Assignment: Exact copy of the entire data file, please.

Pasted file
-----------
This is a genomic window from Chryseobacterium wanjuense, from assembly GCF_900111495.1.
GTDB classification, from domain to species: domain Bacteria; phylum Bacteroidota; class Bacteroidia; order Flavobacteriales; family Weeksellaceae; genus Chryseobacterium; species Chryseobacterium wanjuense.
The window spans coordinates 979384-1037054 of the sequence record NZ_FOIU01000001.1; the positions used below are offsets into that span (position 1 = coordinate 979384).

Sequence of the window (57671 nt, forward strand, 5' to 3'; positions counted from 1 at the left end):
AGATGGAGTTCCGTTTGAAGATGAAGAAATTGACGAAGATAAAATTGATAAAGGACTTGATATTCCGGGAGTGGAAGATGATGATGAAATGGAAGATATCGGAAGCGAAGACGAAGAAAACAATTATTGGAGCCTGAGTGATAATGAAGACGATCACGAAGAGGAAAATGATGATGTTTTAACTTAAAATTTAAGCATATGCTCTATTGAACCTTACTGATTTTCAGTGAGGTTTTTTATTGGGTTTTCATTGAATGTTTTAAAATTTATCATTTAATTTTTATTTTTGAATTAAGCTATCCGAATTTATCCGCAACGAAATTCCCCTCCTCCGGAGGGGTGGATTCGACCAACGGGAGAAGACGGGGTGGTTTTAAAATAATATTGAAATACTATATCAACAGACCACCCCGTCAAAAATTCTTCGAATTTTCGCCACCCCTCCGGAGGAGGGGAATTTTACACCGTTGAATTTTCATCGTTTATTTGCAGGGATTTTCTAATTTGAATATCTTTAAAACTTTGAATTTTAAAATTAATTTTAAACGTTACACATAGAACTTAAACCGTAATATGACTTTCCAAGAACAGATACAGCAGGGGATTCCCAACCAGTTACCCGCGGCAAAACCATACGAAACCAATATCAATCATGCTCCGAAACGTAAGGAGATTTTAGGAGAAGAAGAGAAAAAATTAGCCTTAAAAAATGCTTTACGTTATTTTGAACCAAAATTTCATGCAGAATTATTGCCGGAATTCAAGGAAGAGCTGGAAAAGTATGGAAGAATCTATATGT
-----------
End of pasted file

This is a genomic window from Chryseobacterium wanjuense, from assembly GCF_900111495.1.
GTDB classification, from domain to species: domain Bacteria; phylum Bacteroidota; class Bacteroidia; order Flavobacteriales; family Weeksellaceae; genus Chryseobacterium; species Chryseobacterium wanjuense.
The window spans coordinates 979384-1037054 of the sequence record NZ_FOIU01000001.1; the positions used below are offsets into that span (position 1 = coordinate 979384).

Sequence of the window (57671 nt, forward strand, 5' to 3'; positions counted from 1 at the left end):
AGATGGAGTTCCGTTTGAAGATGAAGAAATTGACGAAGATAAAATTGATAAAGGACTTGATATTCCGGGAGTGGAAGATGATGATGAAATGGAAGATATCGGAAGCGAAGACGAAGAAAACAATTATTGGAGCCTGAGTGATAATGAAGACGATCACGAAGAGGAAAATGATGATGTTTTAACTTAAAATTTAAGCATATGCTCTATTGAACCTTACTGATTTTCAGTGAGGTTTTTTATTGGGTTTTCATTGAATGTTTTAAAATTTATCATTTAATTTTTATTTTTGAATTAAGCTATCCGAATTTATCCGCAACGAAATTCCCCTCCTCCGGAGGGGTGGATTCGACCAACGGGAGAAGACGGGGTGGTTTTAAAATAATATTGAAATACTATATCAACAGACCACCCCGTCAAAAATTCTTCGAATTTTCGCCACCCCTCCGGAGGAGGGGAATTTTACACCGTTGAATTTTCATCGTTTATTTGCAGGGATTTTCTAATTTGAATATCTTTAAAACTTTGAATTTTAAAATTAATTTTAAACGTTACACATAGAACTTAAACCGTAATATGACTTTCCAAGAACAGATACAGCAGGGGATTCCCAACCAGTTACCCGCGGCAAAACCATACGAAACCAATATCAATCATGCTCCGAAACGTAAGGAGATTTTAGGAGAAGAAGAGAAAAAATTAGCCTTAAAAAATGCTTTACGTTATTTTGAACCAAAATTTCATGCAGAATTATTGCCGGAATTCAAGGAAGAGCTGGAAAAGTATGGAAGAATCTATATGT